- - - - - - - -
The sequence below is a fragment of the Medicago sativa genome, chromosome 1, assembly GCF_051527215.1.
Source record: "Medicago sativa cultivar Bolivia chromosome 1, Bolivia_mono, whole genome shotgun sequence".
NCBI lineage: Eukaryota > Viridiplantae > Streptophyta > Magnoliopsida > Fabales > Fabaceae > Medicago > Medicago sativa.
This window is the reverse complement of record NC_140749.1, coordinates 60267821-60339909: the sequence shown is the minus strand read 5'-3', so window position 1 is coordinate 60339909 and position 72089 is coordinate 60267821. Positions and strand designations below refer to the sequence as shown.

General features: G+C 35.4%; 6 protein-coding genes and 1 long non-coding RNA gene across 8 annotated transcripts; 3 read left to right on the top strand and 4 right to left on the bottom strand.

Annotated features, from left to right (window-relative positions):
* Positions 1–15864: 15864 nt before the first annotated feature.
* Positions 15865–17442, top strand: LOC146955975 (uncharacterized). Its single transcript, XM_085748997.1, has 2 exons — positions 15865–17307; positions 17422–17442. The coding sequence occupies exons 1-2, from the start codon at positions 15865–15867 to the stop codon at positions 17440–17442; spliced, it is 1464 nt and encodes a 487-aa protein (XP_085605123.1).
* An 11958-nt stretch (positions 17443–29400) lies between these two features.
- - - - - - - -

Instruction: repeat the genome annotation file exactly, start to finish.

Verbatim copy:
The sequence below is a fragment of the Medicago sativa genome, chromosome 1, assembly GCF_051527215.1.
Source record: "Medicago sativa cultivar Bolivia chromosome 1, Bolivia_mono, whole genome shotgun sequence".
NCBI lineage: Eukaryota > Viridiplantae > Streptophyta > Magnoliopsida > Fabales > Fabaceae > Medicago > Medicago sativa.
This window is the reverse complement of record NC_140749.1, coordinates 60267821-60339909: the sequence shown is the minus strand read 5'-3', so window position 1 is coordinate 60339909 and position 72089 is coordinate 60267821. Positions and strand designations below refer to the sequence as shown.

General features: G+C 35.4%; 6 protein-coding genes and 1 long non-coding RNA gene across 8 annotated transcripts; 3 read left to right on the top strand and 4 right to left on the bottom strand.

Annotated features, from left to right (window-relative positions):
* Positions 1–15864: 15864 nt before the first annotated feature.
* Positions 15865–17442, top strand: LOC146955975 (uncharacterized). Its single transcript, XM_085748997.1, has 2 exons — positions 15865–17307; positions 17422–17442. The coding sequence occupies exons 1-2, from the start codon at positions 15865–15867 to the stop codon at positions 17440–17442; spliced, it is 1464 nt and encodes a 487-aa protein (XP_085605123.1).
* An 11958-nt stretch (positions 17443–29400) lies between these two features.